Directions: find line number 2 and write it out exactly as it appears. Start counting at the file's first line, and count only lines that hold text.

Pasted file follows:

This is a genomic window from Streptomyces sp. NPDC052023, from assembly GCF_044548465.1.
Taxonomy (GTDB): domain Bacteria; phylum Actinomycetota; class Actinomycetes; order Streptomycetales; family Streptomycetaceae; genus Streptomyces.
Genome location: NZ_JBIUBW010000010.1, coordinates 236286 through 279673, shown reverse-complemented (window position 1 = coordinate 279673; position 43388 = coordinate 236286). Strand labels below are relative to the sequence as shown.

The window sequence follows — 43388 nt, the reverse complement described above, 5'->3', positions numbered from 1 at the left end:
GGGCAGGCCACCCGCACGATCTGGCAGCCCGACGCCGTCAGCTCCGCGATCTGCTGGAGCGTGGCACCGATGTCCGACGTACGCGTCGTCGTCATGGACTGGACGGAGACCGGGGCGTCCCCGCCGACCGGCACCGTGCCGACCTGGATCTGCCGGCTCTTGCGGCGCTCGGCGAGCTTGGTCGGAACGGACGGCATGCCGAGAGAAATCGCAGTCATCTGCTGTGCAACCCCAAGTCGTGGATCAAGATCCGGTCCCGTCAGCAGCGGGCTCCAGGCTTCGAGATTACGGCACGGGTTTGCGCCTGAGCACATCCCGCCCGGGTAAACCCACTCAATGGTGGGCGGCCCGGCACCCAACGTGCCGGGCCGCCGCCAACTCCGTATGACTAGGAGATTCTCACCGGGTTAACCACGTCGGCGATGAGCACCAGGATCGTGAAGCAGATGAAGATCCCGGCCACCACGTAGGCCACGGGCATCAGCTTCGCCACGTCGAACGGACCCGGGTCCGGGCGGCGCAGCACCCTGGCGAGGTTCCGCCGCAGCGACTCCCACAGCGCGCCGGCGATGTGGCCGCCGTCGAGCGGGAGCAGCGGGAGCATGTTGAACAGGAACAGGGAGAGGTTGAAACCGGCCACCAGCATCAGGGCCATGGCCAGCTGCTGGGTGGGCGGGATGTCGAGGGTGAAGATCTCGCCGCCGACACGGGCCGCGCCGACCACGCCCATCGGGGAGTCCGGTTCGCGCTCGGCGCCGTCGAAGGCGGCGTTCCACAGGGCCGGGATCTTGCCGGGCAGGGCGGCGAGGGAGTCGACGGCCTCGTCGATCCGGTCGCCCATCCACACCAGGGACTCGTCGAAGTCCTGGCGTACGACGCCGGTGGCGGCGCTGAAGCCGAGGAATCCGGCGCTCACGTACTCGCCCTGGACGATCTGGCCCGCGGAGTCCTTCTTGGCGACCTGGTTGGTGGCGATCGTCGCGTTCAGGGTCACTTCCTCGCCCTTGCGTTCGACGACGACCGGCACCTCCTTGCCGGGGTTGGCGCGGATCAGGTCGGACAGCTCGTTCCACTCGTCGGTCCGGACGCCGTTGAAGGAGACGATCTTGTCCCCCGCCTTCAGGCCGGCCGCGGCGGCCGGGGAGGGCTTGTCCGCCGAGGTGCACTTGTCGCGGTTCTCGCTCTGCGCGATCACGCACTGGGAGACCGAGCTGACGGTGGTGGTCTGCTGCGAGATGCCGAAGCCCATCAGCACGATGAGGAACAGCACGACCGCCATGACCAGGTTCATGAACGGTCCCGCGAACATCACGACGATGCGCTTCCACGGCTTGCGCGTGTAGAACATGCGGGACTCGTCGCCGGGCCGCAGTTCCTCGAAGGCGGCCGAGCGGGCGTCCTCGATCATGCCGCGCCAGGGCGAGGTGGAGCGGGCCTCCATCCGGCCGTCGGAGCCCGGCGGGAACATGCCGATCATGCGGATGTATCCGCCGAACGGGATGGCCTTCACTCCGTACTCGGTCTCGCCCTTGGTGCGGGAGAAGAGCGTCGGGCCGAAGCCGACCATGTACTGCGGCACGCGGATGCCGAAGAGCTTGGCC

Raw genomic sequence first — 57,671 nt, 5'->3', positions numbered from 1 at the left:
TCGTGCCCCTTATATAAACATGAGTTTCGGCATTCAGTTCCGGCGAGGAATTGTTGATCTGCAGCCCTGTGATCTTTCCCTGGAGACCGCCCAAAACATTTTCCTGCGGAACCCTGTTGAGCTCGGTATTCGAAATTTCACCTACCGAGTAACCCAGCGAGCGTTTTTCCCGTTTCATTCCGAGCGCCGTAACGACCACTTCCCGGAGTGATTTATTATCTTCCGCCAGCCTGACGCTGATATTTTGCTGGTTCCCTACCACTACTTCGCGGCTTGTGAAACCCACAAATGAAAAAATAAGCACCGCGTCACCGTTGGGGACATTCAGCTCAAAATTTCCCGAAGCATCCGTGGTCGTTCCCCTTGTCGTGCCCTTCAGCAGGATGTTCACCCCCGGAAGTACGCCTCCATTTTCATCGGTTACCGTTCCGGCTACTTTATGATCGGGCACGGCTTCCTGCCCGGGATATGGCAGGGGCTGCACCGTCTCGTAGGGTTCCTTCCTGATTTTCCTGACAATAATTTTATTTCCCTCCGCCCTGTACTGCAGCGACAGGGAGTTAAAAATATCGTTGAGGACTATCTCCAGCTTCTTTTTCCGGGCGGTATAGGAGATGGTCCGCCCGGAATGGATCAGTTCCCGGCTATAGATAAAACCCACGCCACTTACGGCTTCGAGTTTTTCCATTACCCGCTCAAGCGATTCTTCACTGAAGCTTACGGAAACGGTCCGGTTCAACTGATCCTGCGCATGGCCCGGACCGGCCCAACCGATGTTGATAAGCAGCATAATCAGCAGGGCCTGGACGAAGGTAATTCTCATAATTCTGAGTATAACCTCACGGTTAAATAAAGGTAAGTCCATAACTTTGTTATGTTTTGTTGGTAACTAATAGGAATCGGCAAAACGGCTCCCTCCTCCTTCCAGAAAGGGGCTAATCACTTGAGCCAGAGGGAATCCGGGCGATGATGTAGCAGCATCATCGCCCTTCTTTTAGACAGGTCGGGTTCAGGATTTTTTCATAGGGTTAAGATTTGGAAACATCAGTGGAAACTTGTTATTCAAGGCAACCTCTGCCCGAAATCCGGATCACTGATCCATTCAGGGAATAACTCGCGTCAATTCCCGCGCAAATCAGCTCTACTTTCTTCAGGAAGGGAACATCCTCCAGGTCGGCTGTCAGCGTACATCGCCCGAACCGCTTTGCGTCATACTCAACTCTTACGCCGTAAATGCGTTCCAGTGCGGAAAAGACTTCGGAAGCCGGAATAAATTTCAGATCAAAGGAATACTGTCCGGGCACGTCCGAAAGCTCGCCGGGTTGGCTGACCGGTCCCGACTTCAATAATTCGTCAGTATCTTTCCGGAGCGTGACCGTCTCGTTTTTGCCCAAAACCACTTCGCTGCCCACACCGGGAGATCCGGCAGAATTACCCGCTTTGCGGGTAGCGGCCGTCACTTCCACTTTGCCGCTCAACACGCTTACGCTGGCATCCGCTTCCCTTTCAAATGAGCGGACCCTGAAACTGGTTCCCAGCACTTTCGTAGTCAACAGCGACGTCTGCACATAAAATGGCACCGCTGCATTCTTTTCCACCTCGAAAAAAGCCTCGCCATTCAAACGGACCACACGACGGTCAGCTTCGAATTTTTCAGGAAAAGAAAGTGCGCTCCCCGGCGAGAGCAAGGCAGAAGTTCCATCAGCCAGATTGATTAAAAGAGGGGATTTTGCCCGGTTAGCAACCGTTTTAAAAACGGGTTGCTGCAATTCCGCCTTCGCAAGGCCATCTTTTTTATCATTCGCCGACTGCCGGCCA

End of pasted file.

Taxonomy (GTDB): domain Bacteria; phylum Actinomycetota; class Actinomycetes; order Streptomycetales; family Streptomycetaceae; genus Streptomyces.